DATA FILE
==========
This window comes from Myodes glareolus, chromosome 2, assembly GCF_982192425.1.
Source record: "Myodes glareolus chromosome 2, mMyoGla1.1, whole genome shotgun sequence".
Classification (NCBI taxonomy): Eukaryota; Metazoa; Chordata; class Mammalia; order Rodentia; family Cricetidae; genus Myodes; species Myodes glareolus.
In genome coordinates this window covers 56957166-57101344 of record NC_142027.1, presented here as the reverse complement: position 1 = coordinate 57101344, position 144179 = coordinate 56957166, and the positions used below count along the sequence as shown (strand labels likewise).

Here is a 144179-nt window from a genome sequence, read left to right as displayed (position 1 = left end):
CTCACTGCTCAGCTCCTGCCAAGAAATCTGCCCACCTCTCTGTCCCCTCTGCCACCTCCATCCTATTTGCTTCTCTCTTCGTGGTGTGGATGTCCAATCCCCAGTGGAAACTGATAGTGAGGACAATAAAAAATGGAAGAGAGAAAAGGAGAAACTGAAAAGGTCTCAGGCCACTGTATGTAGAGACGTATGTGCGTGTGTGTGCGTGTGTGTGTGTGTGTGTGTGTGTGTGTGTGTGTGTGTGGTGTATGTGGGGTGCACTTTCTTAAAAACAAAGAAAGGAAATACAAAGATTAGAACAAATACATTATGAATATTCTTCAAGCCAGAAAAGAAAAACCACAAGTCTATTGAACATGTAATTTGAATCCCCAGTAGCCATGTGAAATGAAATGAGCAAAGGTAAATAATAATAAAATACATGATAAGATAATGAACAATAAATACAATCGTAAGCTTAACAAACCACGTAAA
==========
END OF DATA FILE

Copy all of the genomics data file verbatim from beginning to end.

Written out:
This window comes from Myodes glareolus, chromosome 2, assembly GCF_982192425.1.
Source record: "Myodes glareolus chromosome 2, mMyoGla1.1, whole genome shotgun sequence".
Classification (NCBI taxonomy): Eukaryota; Metazoa; Chordata; class Mammalia; order Rodentia; family Cricetidae; genus Myodes; species Myodes glareolus.
In genome coordinates this window covers 56957166-57101344 of record NC_142027.1, presented here as the reverse complement: position 1 = coordinate 57101344, position 144179 = coordinate 56957166, and the positions used below count along the sequence as shown (strand labels likewise).

Here is a 144179-nt window from a genome sequence, read left to right as displayed (position 1 = left end):
CTCACTGCTCAGCTCCTGCCAAGAAATCTGCCCACCTCTCTGTCCCCTCTGCCACCTCCATCCTATTTGCTTCTCTCTTCGTGGTGTGGATGTCCAATCCCCAGTGGAAACTGATAGTGAGGACAATAAAAAATGGAAGAGAGAAAAGGAGAAACTGAAAAGGTCTCAGGCCACTGTATGTAGAGACGTATGTGCGTGTGTGTGCGTGTGTGTGTGTGTGTGTGTGTGTGTGTGTGTGTGTGTGGTGTATGTGGGGTGCACTTTCTTAAAAACAAAGAAAGGAAATACAAAGATTAGAACAAATACATTATGAATATTCTTCAAGCCAGAAAAGAAAAACCACAAGTCTATTGAACATGTAATTTGAATCCCCAGTAGCCATGTGAAATGAAATGAGCAAAGGTAAATAATAATAAAATACATGATAAGATAATGAACAATAAATACAATCGTAAGCTTAACAAACCACGTAAA